Okuyama was asked about his relationship to faith today, so many years after it had been shaken. “I do believe in Jesus Christ and I do believe in Christianity,” he said. “Why did I then make a film called I Hate Jesus Christ? I had an interesting experience at the Macao International Film Festival. There was an audience member who was Christian but very excited about the film, so I asked him what he thought about that title. He said he thought that hating something means that you believe in it. So I realized that’s [the way I feel], and I do believe.”

In a film of only 76 minutes, Hiroshi Okuyama has created a world that feels not only true to life, but also otherworldly.

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Yura and the school minister.  ©︎2019 Heikai Sengen

When a journalist asked about the opening scene, in which an old man pokes holes in shoji screens, he replied, “My grandmother told me that my own grandfather [did that]. When we got to the set and I saw the shoji, I started wondering why he did it. I thought perhaps he was trying to imagine this other world that he was about to enter, and I thought it was a good metaphor for religion: that people are peering into a world that is beyond them or is on the other side.”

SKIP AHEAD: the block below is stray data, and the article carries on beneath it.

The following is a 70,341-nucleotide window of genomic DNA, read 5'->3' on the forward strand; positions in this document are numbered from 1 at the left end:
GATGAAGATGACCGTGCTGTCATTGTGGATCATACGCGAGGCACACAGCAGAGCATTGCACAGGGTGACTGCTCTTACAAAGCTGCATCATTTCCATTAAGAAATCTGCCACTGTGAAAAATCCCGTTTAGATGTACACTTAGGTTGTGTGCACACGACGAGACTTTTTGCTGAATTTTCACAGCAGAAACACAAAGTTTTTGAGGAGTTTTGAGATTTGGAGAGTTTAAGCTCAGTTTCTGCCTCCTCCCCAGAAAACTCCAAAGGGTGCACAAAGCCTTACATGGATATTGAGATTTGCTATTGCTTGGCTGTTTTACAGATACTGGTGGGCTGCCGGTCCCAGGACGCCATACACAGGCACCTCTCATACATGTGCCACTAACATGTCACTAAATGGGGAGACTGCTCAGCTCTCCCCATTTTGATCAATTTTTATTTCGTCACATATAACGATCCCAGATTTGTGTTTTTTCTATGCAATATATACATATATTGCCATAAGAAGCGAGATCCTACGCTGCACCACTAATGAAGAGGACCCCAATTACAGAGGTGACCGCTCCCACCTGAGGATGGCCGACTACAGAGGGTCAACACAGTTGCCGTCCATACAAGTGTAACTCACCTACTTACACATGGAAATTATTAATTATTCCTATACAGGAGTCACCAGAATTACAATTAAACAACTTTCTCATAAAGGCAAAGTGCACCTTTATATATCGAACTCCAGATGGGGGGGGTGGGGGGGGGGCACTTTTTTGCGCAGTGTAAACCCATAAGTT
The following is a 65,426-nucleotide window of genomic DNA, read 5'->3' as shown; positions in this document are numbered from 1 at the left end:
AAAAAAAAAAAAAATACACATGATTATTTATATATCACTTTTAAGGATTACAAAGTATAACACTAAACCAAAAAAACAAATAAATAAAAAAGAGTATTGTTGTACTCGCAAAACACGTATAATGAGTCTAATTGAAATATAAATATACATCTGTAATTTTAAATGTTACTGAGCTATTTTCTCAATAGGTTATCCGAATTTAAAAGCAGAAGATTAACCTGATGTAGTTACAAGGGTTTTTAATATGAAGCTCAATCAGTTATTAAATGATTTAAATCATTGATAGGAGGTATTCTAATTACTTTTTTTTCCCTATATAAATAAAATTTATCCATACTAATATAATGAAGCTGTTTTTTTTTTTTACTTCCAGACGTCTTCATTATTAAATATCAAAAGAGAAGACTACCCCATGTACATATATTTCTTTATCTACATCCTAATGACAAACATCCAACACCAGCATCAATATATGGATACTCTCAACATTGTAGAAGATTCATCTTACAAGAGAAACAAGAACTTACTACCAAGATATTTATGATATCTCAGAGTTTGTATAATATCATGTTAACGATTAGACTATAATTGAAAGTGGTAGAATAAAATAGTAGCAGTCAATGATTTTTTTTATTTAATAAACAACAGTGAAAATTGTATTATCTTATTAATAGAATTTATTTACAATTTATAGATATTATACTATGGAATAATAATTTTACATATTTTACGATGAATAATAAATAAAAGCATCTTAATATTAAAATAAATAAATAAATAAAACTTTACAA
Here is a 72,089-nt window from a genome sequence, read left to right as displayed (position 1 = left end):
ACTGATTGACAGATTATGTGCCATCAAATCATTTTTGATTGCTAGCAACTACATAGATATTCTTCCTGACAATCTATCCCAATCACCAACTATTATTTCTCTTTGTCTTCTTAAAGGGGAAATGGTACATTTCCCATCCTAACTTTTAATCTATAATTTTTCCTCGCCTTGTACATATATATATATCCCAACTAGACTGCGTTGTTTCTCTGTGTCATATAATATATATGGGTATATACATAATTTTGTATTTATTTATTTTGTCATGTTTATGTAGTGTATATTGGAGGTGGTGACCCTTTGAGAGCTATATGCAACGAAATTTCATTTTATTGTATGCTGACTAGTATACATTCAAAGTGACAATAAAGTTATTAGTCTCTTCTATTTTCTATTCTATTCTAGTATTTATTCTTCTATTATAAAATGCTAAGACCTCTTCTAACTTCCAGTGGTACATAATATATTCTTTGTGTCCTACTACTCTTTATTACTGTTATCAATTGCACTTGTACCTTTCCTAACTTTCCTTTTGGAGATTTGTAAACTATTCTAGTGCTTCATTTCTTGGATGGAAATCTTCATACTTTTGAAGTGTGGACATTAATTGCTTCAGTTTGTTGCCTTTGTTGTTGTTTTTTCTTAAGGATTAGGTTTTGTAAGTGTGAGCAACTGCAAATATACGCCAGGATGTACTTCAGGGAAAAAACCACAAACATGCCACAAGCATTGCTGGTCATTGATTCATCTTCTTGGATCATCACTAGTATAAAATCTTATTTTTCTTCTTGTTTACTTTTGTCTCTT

He added, “I think it’s important for film to leave a little room for interpretation and not to explain everything. So I intentionally left room in this film. If audiences are able to derive their own meanings from it, that will make it a more personal film for each of them.”

“Notice that the director also leaves room for interpretation with his eloquent answers,” cracked Chad Mullane, suitably claiming the final word.

And with that, audience members moved to the other side, ie., to the club restaurant, which was finally open in the late evenings.

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©︎2019 Heikai Sengen

Selected Media Exposure

TV Exposure

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LOWLIFE LOVE (Gesu no Ai)


LOWLIFE LOVE


 March 17, 2016